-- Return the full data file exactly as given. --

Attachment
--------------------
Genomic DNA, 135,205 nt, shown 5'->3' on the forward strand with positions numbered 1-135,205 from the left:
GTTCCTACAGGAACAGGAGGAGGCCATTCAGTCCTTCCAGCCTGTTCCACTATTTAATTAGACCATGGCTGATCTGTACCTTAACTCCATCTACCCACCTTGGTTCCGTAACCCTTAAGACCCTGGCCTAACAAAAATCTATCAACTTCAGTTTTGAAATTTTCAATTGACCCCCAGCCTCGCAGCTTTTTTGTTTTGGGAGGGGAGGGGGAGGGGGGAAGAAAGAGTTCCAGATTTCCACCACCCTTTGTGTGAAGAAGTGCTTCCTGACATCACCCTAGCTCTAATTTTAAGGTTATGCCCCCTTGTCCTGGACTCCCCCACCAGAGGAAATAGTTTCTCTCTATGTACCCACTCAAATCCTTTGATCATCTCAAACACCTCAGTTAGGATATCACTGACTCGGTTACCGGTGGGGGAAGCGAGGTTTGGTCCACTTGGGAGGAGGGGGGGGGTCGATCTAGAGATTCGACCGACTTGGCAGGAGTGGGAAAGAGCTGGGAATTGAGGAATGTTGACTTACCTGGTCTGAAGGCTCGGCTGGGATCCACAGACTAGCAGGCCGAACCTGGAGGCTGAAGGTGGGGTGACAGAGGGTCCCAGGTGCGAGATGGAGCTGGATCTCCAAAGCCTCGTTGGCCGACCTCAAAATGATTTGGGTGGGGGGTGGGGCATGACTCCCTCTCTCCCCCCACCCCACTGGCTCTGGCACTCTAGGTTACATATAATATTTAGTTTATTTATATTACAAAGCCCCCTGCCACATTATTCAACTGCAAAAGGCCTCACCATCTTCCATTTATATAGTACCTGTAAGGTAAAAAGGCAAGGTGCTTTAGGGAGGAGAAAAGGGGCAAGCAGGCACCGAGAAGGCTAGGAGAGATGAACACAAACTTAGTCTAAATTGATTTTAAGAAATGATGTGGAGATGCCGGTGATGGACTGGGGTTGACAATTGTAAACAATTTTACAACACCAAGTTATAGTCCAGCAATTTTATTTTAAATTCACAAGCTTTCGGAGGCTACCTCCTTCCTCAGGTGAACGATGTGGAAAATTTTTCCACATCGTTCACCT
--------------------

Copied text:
Genomic DNA, 135,205 nt, shown 5'->3' on the forward strand with positions numbered 1-135,205 from the left:
GTTCCTACAGGAACAGGAGGAGGCCATTCAGTCCTTCCAGCCTGTTCCACTATTTAATTAGACCATGGCTGATCTGTACCTTAACTCCATCTACCCACCTTGGTTCCGTAACCCTTAAGACCCTGGCCTAACAAAAATCTATCAACTTCAGTTTTGAAATTTTCAATTGACCCCCAGCCTCGCAGCTTTTTTGTTTTGGGAGGGGAGGGGGAGGGGGGAAGAAAGAGTTCCAGATTTCCACCACCCTTTGTGTGAAGAAGTGCTTCCTGACATCACCCTAGCTCTAATTTTAAGGTTATGCCCCCTTGTCCTGGACTCCCCCACCAGAGGAAATAGTTTCTCTCTATGTACCCACTCAAATCCTTTGATCATCTCAAACACCTCAGTTAGGATATCACTGACTCGGTTACCGGTGGGGGAAGCGAGGTTTGGTCCACTTGGGAGGAGGGGGGGGGTCGATCTAGAGATTCGACCGACTTGGCAGGAGTGGGAAAGAGCTGGGAATTGAGGAATGTTGACTTACCTGGTCTGAAGGCTCGGCTGGGATCCACAGACTAGCAGGCCGAACCTGGAGGCTGAAGGTGGGGTGACAGAGGGTCCCAGGTGCGAGATGGAGCTGGATCTCCAAAGCCTCGTTGGCCGACCTCAAAATGATTTGGGTGGGGGGTGGGGCATGACTCCCTCTCTCCCCCCACCCCACTGGCTCTGGCACTCTAGGTTACATATAATATTTAGTTTATTTATATTACAAAGCCCCCTGCCACATTATTCAACTGCAAAAGGCCTCACCATCTTCCATTTATATAGTACCTGTAAGGTAAAAAGGCAAGGTGCTTTAGGGAGGAGAAAAGGGGCAAGCAGGCACCGAGAAGGCTAGGAGAGATGAACACAAACTTAGTCTAAATTGATTTTAAGAAATGATGTGGAGATGCCGGTGATGGACTGGGGTTGACAATTGTAAACAATTTTACAACACCAAGTTATAGTCCAGCAATTTTATTTTAAATTCACAAGCTTTCGGAGGCTACCTCCTTCCTCAGGTGAACGATGTGGAAAATTTTTCCACATCGTTCACCT